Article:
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Camaraderie and self-governance in Japanese "educational Dormitories": An ethnographic case study of a university dorm construction project

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Abstract:

Japanese educators make great use of self-directed student activities (Shimahara, 1986). While this aspect of Japanese teaching styles has been examined (e.g., Stevenson & Stigler, 1992), few have bothered to examine the educational value placed on school life outside the classroom despite the stable position occupied within the Japanese Course of Study by “special activities” and “non-academic activities”.

Researchers such as Thomas Rohlen (1996) have shown how traditional Japanese modes of seishin kyoiku (spiritual training) incorporate elaborate forms of initiation for entrants into an organization, facilitating a strong sense of camaraderie and group loyalty. This pervades throughout the school experience, particularly in the sempai-kohai (senior-junior) relationships that develop as strong bonds within extracurricular activities (e.g. Fukusawa & LeTendre, 2001). The inescapable nature of these bonds has been criticized, conversely, for encouraging conformism (Yoneyama, 1999).

However, the relationships among residents in a university dormitory, together with its self-governance practices, have not been widely and systematically studied or discussed as part of the educational experience. This is particularly a concern inasmuch as Japanese universities, under the influence of global trends toward consumerist models of facilities provision, are undergoing a period of potentially dramatic change (Freeman & Thomas, 2005; Varghese, 2009).

This paper presents initial findings from a yearlong ethnographic project examining the communal experience of dormitory life on the campus of International Christian University, which holds educational goals for the dormitories and is currently undergoing a large-scale dormitory construction and reconstruction project. The study documents aspects of camaraderie and self-governance that have long been in place and residents’ struggle to come to terms with new facilities arrangements as well as the meaning of “educational dormitories.”
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Association:
Name: 55th Annual Conference of the Comparative and International Education Society
URL:
http://www.cies.us


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URL: http://citation.allacademic.com/meta/p486494_index.html
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MLA Citation:

Walker, Casey., Albert, Guillaume. and Langager, Mark. "Camaraderie and self-governance in Japanese "educational Dormitories": An ethnographic case study of a university dorm construction project" Paper presented at the annual meeting of the 55th Annual Conference of the Comparative and International Education Society, Fairmont Le Reine Elizabeth, Montreal, Quebec, Canada, May 01, 2011 <Not Available>. 2014-11-26 <http://citation.allacademic.com/meta/p486494_index.html>

APA Citation:

Walker, C. , Albert, G. and Langager, M. W. , 2011-05-01 "Camaraderie and self-governance in Japanese "educational Dormitories": An ethnographic case study of a university dorm construction project" Paper presented at the annual meeting of the 55th Annual Conference of the Comparative and International Education Society, Fairmont Le Reine Elizabeth, Montreal, Quebec, Canada <Not Available>. 2014-11-26 from http://citation.allacademic.com/meta/p486494_index.html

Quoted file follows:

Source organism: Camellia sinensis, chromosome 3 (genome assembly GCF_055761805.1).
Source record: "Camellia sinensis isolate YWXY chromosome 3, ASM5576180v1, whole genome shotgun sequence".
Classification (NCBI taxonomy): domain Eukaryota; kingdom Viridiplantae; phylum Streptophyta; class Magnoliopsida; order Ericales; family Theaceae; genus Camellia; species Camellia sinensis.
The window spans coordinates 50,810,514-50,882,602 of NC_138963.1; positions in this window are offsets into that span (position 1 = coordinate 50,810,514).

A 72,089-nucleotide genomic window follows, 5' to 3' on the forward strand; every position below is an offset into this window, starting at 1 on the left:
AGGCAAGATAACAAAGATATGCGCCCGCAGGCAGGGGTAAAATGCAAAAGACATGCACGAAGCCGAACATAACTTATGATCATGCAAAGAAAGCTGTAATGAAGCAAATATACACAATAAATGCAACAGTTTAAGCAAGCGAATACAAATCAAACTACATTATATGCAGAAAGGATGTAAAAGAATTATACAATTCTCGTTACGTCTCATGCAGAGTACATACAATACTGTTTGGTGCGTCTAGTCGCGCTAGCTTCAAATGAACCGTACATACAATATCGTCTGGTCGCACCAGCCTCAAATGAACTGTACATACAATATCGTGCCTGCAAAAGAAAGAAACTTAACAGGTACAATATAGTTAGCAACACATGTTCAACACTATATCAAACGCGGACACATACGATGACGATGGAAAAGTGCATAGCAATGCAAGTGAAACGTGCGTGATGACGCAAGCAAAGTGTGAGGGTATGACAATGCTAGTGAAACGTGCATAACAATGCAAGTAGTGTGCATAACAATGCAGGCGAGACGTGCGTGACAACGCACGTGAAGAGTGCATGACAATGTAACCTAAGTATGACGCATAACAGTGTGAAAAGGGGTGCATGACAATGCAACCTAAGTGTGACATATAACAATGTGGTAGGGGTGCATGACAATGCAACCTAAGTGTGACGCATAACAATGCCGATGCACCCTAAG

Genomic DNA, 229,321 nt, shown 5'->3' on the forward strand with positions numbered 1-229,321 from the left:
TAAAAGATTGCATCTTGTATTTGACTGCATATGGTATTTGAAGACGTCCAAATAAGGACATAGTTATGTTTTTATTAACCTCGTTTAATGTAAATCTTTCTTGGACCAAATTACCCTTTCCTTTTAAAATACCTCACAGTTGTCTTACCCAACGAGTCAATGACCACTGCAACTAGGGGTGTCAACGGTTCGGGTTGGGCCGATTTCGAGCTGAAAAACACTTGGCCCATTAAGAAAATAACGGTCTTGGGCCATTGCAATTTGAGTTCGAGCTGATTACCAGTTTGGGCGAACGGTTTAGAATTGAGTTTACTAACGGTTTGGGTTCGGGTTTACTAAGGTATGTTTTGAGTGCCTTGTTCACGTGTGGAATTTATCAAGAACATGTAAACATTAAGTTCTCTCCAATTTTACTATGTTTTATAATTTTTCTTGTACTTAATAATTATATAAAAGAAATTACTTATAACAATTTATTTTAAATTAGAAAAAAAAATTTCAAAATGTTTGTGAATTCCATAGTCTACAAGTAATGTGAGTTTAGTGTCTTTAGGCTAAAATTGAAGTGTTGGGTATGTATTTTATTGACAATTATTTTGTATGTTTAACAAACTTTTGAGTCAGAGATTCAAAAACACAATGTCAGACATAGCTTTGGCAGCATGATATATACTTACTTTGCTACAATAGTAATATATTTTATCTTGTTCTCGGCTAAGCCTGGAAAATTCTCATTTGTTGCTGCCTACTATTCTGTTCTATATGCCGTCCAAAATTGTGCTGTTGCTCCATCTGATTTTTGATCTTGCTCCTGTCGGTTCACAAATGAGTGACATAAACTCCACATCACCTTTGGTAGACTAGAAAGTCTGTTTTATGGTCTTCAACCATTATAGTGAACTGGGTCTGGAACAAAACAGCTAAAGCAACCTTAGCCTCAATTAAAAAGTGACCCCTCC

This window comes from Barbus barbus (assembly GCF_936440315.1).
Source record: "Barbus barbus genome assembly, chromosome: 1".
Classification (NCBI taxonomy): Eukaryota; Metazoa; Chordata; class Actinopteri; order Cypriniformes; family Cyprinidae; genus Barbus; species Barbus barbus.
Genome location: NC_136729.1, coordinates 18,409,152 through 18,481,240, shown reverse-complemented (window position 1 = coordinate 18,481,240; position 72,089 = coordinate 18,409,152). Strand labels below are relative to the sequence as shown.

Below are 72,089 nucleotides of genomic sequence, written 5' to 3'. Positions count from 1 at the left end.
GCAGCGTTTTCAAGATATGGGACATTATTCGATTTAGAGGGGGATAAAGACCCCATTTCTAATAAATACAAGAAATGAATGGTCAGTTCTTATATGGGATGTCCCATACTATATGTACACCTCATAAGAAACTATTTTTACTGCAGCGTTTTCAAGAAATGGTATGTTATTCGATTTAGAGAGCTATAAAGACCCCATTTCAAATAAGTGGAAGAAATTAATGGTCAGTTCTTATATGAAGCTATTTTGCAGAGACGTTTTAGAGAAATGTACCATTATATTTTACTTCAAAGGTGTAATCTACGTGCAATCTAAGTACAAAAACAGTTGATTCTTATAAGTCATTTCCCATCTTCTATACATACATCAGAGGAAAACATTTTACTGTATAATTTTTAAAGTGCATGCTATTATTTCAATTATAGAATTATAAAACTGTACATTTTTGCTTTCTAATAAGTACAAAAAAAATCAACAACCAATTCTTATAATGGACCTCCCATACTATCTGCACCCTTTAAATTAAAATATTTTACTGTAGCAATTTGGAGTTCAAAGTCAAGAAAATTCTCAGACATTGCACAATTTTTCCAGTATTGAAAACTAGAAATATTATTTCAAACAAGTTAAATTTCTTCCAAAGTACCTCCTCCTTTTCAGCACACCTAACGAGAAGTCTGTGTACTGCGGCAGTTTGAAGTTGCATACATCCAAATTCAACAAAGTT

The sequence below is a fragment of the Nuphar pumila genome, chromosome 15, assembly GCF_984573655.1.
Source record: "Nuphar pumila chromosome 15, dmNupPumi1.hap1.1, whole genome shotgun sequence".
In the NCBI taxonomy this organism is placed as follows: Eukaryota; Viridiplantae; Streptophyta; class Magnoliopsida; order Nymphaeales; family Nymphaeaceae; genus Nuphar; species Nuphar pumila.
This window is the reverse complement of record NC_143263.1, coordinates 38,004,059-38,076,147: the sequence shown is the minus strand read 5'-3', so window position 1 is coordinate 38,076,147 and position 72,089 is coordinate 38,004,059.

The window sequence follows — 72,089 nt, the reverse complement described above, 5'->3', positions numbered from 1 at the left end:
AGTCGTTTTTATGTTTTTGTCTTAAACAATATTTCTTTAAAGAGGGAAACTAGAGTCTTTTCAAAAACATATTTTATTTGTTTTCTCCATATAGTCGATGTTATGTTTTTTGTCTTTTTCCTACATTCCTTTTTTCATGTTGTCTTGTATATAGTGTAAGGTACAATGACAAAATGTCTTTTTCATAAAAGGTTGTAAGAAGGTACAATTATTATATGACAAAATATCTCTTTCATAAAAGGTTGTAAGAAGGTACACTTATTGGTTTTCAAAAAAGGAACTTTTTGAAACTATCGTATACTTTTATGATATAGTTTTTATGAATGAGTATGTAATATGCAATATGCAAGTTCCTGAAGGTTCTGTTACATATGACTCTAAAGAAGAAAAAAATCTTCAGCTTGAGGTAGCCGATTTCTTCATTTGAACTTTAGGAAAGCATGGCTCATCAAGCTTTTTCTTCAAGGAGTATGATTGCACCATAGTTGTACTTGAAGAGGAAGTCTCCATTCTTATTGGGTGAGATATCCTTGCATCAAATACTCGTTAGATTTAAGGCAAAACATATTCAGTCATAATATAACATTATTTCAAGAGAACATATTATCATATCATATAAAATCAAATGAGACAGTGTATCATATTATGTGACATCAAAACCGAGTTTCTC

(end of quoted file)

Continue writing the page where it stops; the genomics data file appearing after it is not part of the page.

Publication Type: Conference Paper/Unpublished Manuscript
Review Method: Peer Reviewed
Abstract: Japanese educators make great use of self-directed student activities (Shimahara, 1986). While this aspect of Japanese teaching styles has been examined (e.g., Stevenson & Stigler, 1992), few have bothered to examine the educational value placed on school life outside the classroom despite the stable position occupied within the Japanese Course of Study by “special activities” and “non-academic activities”.

Researchers such as Thomas Rohlen (1996) have shown how traditional Japanese modes of seishin kyoiku (spiritual training) incorporate elaborate forms of initiation for entrants into an organization, facilitating a strong sense of camaraderie and group loyalty. This pervades throughout the school experience, particularly in the sempai-kohai (senior-junior) relationships that develop as strong bonds within extracurricular activities (e.g. Fukusawa & LeTendre, 2001). The inescapable nature of these bonds has been criticized, conversely, for encouraging conformism (Yoneyama, 1999).

However, the relationships among residents in a university dormitory, together with its self-governance practices, have not been widely and systematically studied or discussed as part of the educational experience. This is particularly a concern inasmuch as Japanese universities, under the influence of global trends toward consumerist models of facilities provision, are undergoing a period of potentially dramatic change (Freeman & Thomas, 2005; Varghese, 2009).

This paper presents initial findings from a yearlong ethnographic project examining the communal experience of dormitory life on the campus of International Christian University, which holds educational goals for the dormitories and is currently undergoing a large-scale dormitory construction and reconstruction project. The study documents aspects of camaraderie and self-governance that have long been in place and residents’ struggle to come to terms with new facilities arrangements as well as the meaning of “educational dormitories.”


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